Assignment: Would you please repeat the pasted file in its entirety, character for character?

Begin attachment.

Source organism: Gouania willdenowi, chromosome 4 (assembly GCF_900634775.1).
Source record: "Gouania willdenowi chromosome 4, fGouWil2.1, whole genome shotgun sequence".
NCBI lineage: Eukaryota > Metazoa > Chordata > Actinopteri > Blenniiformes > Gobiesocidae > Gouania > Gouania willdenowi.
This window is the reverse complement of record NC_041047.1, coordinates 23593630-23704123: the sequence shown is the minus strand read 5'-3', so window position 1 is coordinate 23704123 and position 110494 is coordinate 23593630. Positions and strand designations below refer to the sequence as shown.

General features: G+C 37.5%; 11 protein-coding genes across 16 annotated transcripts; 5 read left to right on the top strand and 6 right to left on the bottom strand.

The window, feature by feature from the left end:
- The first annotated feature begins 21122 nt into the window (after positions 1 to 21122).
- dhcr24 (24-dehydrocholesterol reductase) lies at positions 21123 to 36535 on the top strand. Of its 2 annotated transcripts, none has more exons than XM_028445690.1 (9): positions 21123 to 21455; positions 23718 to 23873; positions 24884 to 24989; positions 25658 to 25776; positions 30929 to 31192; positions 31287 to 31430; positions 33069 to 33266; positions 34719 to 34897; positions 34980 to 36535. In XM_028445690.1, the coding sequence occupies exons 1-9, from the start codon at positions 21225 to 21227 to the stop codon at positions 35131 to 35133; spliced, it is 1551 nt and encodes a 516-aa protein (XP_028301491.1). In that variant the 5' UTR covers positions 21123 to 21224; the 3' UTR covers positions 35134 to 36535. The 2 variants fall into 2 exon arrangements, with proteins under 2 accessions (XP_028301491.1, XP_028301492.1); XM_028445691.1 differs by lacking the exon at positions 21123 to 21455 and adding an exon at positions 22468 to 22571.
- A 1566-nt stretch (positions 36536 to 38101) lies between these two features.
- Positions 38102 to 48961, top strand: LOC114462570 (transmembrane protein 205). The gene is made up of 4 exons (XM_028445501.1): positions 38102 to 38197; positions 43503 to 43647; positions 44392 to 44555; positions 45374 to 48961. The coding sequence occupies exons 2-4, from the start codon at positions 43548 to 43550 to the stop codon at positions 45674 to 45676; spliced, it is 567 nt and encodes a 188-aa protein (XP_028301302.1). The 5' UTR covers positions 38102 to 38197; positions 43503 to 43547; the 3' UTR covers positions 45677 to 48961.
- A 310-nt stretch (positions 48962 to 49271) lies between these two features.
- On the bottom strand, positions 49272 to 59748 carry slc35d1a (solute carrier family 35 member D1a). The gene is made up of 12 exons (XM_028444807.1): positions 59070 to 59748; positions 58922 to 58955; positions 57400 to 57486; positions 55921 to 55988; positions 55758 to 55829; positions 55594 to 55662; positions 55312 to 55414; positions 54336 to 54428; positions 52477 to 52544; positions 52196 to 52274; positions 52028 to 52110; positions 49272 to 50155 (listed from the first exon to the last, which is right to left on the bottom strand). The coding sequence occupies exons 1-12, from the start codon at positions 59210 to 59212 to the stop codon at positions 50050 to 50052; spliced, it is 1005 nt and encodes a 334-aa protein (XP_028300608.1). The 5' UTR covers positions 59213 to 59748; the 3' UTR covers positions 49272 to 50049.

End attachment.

Source organism: Gouania willdenowi, chromosome 4 (assembly GCF_900634775.1).
Source record: "Gouania willdenowi chromosome 4, fGouWil2.1, whole genome shotgun sequence".
NCBI lineage: Eukaryota > Metazoa > Chordata > Actinopteri > Blenniiformes > Gobiesocidae > Gouania > Gouania willdenowi.
This window is the reverse complement of record NC_041047.1, coordinates 23593630-23704123: the sequence shown is the minus strand read 5'-3', so window position 1 is coordinate 23704123 and position 110494 is coordinate 23593630. Positions and strand designations below refer to the sequence as shown.

General features: G+C 37.5%; 11 protein-coding genes across 16 annotated transcripts; 5 read left to right on the top strand and 6 right to left on the bottom strand.

The window, feature by feature from the left end:
- The first annotated feature begins 21122 nt into the window (after positions 1 to 21122).
- dhcr24 (24-dehydrocholesterol reductase) lies at positions 21123 to 36535 on the top strand. Of its 2 annotated transcripts, none has more exons than XM_028445690.1 (9): positions 21123 to 21455; positions 23718 to 23873; positions 24884 to 24989; positions 25658 to 25776; positions 30929 to 31192; positions 31287 to 31430; positions 33069 to 33266; positions 34719 to 34897; positions 34980 to 36535. In XM_028445690.1, the coding sequence occupies exons 1-9, from the start codon at positions 21225 to 21227 to the stop codon at positions 35131 to 35133; spliced, it is 1551 nt and encodes a 516-aa protein (XP_028301491.1). In that variant the 5' UTR covers positions 21123 to 21224; the 3' UTR covers positions 35134 to 36535. The 2 variants fall into 2 exon arrangements, with proteins under 2 accessions (XP_028301491.1, XP_028301492.1); XM_028445691.1 differs by lacking the exon at positions 21123 to 21455 and adding an exon at positions 22468 to 22571.
- A 1566-nt stretch (positions 36536 to 38101) lies between these two features.
- Positions 38102 to 48961, top strand: LOC114462570 (transmembrane protein 205). The gene is made up of 4 exons (XM_028445501.1): positions 38102 to 38197; positions 43503 to 43647; positions 44392 to 44555; positions 45374 to 48961. The coding sequence occupies exons 2-4, from the start codon at positions 43548 to 43550 to the stop codon at positions 45674 to 45676; spliced, it is 567 nt and encodes a 188-aa protein (XP_028301302.1). The 5' UTR covers positions 38102 to 38197; positions 43503 to 43547; the 3' UTR covers positions 45677 to 48961.
- A 310-nt stretch (positions 48962 to 49271) lies between these two features.
- On the bottom strand, positions 49272 to 59748 carry slc35d1a (solute carrier family 35 member D1a). The gene is made up of 12 exons (XM_028444807.1): positions 59070 to 59748; positions 58922 to 58955; positions 57400 to 57486; positions 55921 to 55988; positions 55758 to 55829; positions 55594 to 55662; positions 55312 to 55414; positions 54336 to 54428; positions 52477 to 52544; positions 52196 to 52274; positions 52028 to 52110; positions 49272 to 50155 (listed from the first exon to the last, which is right to left on the bottom strand). The coding sequence occupies exons 1-12, from the start codon at positions 59210 to 59212 to the stop codon at positions 50050 to 50052; spliced, it is 1005 nt and encodes a 334-aa protein (XP_028300608.1). The 5' UTR covers positions 59213 to 59748; the 3' UTR covers positions 49272 to 50049.